Monday of the Third Week of Lent
2 Kings 5:1–15a;
Psalm 42:2–3; 43:3–4;
“And he said, ‘Truly I tell you, no prophet is accepted in the prophet’s home town.’” —Luke 4:24
Everyone in Assisi knew Francis Bernardone. Whether he was leading the other young men of the town in nightly revels or leading a small group of Lesser Brothers in prayer and penitence, he couldn’t be missed—or ignored. His biographers give us a glimpse into his family’s response to his conversion:
When his father saw him in this pitiful plight, he was filled with sorrow, for he had loved him very dearly; he was both grieved and ashamed to see his son half dead from penance and hardships, and whenever they met, he cursed Francis. When the servant of God heard his father’s curses, he took as his father a poor and despised outcast and said to him: “Come with me and I will give you the alms I receive; and when I hear my father cursing me, I shall turn to you saying: ‘Bless me, Father’; and then you will sign me with the cross and bless me in his place.” And when this happened, the beggar did indeed bless him; and Francis turned to his father, saying: “Do you not realize that God can give me a father whose blessing will counter your curses?” Many people, seeing his patience in suffering scorn, were amazed and upheld him admiringly.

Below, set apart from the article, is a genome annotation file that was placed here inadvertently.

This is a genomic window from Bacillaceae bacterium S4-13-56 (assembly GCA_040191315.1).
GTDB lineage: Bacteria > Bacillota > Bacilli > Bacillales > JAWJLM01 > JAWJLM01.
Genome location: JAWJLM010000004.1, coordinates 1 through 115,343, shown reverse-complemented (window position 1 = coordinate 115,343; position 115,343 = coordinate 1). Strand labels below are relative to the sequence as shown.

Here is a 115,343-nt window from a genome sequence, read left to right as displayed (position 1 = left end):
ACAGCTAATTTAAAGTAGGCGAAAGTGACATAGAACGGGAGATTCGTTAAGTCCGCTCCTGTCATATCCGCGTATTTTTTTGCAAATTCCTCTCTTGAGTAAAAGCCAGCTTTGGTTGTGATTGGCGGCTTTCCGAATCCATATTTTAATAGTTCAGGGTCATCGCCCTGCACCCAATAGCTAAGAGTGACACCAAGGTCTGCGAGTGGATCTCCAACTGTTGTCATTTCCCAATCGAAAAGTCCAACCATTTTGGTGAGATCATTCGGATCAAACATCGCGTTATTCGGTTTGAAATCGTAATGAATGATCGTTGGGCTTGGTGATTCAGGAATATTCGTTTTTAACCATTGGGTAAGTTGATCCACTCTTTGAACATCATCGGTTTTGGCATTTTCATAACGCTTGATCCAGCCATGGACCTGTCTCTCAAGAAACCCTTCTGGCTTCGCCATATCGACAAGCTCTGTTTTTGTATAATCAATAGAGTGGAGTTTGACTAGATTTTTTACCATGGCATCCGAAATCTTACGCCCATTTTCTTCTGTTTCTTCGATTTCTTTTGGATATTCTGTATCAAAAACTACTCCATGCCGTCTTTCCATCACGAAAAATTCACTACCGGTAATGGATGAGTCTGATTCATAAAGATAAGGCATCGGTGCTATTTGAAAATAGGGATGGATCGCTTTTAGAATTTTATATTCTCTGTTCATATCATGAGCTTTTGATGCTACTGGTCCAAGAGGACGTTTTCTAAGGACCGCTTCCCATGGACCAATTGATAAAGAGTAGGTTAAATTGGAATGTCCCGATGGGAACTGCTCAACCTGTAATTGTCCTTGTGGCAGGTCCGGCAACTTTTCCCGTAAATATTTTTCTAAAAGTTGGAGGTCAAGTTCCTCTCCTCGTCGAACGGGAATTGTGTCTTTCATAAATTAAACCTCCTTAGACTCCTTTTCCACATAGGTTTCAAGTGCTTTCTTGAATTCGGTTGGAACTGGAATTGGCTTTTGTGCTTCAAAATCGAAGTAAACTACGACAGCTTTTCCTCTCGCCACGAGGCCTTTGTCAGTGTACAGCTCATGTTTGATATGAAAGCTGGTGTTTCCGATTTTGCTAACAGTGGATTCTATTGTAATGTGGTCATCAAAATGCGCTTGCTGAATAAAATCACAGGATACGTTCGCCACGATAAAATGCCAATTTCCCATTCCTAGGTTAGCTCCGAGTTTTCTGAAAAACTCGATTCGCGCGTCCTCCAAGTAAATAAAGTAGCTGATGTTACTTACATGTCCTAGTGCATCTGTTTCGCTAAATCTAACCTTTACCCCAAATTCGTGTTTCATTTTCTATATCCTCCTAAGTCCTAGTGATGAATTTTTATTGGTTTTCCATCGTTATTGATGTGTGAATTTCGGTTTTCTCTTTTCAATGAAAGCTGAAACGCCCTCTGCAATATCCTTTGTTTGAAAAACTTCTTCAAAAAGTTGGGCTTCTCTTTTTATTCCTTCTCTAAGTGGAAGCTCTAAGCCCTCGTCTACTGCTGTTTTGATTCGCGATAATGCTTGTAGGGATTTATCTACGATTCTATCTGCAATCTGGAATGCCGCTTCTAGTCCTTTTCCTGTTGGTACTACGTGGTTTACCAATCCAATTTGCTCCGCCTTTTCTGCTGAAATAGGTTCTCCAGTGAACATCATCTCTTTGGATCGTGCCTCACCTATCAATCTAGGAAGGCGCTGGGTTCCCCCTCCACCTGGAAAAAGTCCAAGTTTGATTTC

We often find it difficult to recognize the true prophets in our midst. We dismiss them as crackpots and extremists because they make us uncomfortable. Francis might give us the inspiration we need to pause and listen to the people around us and, in their voices, hear the voice of God.
The person who practices one virtue and does not
offend against the others possesses all.
The person who offends against one virtue,
possesses none and violates all.